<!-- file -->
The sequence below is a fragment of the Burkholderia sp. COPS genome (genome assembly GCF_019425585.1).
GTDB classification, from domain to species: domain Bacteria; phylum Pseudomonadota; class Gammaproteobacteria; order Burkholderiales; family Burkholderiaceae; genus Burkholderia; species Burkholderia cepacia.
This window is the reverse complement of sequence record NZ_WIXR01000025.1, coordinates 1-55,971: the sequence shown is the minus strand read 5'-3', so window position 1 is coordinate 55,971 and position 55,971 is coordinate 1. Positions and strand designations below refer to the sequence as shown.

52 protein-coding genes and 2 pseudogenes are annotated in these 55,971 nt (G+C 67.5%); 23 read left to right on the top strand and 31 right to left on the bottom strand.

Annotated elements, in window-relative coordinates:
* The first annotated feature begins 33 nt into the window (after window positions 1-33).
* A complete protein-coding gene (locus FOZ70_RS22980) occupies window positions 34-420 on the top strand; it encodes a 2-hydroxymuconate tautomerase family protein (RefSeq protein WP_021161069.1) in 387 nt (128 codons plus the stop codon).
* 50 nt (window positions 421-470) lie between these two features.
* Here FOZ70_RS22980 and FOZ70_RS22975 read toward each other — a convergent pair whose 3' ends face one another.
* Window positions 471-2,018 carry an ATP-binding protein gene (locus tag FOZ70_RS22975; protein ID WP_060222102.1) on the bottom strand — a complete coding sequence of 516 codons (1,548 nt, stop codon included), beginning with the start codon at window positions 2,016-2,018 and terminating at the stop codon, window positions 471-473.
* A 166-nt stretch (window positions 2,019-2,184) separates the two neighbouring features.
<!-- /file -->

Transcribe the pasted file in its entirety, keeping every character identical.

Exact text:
The sequence below is a fragment of the Burkholderia sp. COPS genome (genome assembly GCF_019425585.1).
GTDB classification, from domain to species: domain Bacteria; phylum Pseudomonadota; class Gammaproteobacteria; order Burkholderiales; family Burkholderiaceae; genus Burkholderia; species Burkholderia cepacia.
This window is the reverse complement of sequence record NZ_WIXR01000025.1, coordinates 1-55,971: the sequence shown is the minus strand read 5'-3', so window position 1 is coordinate 55,971 and position 55,971 is coordinate 1. Positions and strand designations below refer to the sequence as shown.

52 protein-coding genes and 2 pseudogenes are annotated in these 55,971 nt (G+C 67.5%); 23 read left to right on the top strand and 31 right to left on the bottom strand.

Annotated elements, in window-relative coordinates:
* The first annotated feature begins 33 nt into the window (after window positions 1-33).
* A complete protein-coding gene (locus FOZ70_RS22980) occupies window positions 34-420 on the top strand; it encodes a 2-hydroxymuconate tautomerase family protein (RefSeq protein WP_021161069.1) in 387 nt (128 codons plus the stop codon).
* 50 nt (window positions 421-470) lie between these two features.
* Here FOZ70_RS22980 and FOZ70_RS22975 read toward each other — a convergent pair whose 3' ends face one another.
* Window positions 471-2,018 carry an ATP-binding protein gene (locus tag FOZ70_RS22975; protein ID WP_060222102.1) on the bottom strand — a complete coding sequence of 516 codons (1,548 nt, stop codon included), beginning with the start codon at window positions 2,016-2,018 and terminating at the stop codon, window positions 471-473.
* A 166-nt stretch (window positions 2,019-2,184) separates the two neighbouring features.